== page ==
I've suggested before and will say it again: we need to deal with the two fundamental problems that were virtually built in to social media right from the outset: free services; and anonymity.

Dealing with anonymity first: it's beyond obvious that a large minority of people are cowardly lice who wouldn't have dared to scream their hate, bigotry and ignorance in public 20 years ago. Now they can be anonymous cowards of the worst kind, spewing their bile here and there, and worse, nucleating an audience of like-"minded" wretches who raise the temperature of their own little echo chamber until they are repeating increasingly hysterical nonsense to each other and believing it. There were and are abundant reasons not to want Hillary as president, but the infantile garbage about Pizzagate, twisted stories about the Foundation, the incessant lies and conspiracy nonsense ... a sizable chunk of the social media using public sounded like mental patients.

I accept that the loss of anonymity will have some consequences too, but the price of it is too high: it is too much of a shield for people who, in truth, should be too scared to spout their filth in public, for fear of entirely justified opprobrium.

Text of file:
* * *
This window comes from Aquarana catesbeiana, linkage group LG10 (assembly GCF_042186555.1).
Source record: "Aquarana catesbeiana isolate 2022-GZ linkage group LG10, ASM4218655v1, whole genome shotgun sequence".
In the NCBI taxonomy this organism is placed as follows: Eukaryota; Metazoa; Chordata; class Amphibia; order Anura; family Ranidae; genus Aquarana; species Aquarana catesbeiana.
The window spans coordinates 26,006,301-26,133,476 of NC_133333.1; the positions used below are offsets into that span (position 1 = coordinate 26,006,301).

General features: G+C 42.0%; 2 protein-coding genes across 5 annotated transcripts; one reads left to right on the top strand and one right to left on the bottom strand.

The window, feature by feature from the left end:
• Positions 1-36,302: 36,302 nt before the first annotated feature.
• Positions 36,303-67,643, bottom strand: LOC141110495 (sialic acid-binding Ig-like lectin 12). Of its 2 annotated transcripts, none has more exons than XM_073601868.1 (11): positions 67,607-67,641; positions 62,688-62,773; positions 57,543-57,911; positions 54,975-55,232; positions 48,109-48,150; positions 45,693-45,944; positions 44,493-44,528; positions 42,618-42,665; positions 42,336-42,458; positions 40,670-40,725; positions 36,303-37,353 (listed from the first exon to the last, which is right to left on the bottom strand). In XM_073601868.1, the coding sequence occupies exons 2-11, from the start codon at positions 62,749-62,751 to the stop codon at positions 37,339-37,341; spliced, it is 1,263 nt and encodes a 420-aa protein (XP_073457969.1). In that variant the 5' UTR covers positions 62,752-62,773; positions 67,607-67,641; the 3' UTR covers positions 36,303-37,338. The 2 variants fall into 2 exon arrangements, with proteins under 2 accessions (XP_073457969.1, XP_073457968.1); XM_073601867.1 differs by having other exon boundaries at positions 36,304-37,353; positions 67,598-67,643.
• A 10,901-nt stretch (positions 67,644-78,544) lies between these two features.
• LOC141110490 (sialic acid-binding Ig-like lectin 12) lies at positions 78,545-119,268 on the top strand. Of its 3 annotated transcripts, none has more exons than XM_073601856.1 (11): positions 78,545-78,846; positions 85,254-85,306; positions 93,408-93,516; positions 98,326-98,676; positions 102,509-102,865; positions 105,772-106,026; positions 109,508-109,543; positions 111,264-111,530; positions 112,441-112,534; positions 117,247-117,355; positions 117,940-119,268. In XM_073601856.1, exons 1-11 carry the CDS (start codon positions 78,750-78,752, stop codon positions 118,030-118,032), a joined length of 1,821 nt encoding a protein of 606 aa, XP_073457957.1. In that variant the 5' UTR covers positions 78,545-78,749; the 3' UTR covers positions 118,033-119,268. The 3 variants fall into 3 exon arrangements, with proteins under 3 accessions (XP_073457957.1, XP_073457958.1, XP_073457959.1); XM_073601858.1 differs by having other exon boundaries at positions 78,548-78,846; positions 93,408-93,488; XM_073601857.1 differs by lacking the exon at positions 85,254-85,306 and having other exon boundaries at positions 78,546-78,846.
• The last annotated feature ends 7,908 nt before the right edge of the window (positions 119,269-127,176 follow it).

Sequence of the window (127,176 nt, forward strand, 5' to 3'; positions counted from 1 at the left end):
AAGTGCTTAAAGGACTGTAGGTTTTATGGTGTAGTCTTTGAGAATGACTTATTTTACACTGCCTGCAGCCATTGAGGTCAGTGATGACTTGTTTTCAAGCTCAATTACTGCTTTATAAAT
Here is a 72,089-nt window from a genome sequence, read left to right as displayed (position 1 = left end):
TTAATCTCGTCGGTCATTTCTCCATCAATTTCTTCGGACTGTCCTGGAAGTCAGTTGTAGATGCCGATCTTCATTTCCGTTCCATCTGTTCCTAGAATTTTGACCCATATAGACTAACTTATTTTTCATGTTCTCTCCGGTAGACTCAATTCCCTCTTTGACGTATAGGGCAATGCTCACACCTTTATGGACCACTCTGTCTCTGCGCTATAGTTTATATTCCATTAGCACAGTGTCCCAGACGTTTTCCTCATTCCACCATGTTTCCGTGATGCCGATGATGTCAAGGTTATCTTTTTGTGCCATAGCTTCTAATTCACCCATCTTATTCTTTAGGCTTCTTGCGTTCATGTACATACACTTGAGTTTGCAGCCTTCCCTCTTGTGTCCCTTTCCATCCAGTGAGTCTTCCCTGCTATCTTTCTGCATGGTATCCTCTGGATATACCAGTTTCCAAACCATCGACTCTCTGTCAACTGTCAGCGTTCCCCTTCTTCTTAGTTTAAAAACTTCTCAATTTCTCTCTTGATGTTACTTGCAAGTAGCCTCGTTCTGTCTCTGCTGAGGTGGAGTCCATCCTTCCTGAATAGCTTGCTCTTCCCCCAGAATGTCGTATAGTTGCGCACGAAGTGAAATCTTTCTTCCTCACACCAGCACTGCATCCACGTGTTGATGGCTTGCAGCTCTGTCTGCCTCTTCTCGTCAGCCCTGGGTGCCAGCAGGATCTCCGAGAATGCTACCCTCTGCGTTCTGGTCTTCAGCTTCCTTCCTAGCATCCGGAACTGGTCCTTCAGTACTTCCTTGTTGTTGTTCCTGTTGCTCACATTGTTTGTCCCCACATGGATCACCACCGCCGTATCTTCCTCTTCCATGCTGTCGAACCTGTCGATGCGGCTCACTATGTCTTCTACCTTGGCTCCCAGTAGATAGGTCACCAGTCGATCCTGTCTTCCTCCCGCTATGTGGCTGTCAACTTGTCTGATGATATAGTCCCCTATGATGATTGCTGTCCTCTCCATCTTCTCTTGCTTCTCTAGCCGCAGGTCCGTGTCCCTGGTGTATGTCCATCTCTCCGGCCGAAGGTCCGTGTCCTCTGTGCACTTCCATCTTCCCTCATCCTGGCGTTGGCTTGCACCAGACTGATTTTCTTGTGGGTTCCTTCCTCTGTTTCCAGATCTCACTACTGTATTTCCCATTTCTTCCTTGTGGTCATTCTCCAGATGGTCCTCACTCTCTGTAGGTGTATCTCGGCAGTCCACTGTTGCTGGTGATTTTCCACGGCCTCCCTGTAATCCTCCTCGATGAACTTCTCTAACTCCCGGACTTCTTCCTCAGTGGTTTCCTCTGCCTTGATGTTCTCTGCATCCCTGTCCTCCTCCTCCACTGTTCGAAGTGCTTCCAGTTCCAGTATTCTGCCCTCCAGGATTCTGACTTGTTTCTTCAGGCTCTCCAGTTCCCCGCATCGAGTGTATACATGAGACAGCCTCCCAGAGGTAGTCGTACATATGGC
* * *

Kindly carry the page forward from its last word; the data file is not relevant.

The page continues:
As to "free", perhaps it is radical, but I believe governments should create and enforce a ban on any non-government entity from collecting, holding, processing or analysing any user data that is not strictly required for operational usage. Go back to the bare bones of name, address, recent orders, payments, delivery options, complaints and fixes. Nothing else. No profiling, no selling of customer data, no deep analyses, nada.

This means that Facebook, Google and the other parasites will have to earn revenue in another way: they'll have to charge for their services. It needn't be expensive. Perhaps £20/year for Facebook? A tenner buys you credit for 5,000 Google searches? And suddenly the users, instead of being the product and treated like mugs, become customers, with a right to privacy and dignity.

I suspect that a lot of mostly good things would flow from such enforcement, some of them surprising: for example, competition would open up. Advertising would become more expensive and would therefore have to improve: driven from the current atrocious standards, which are even worse than radio, to something more like a good TV channel, where ads are sometimes even funny, and clever.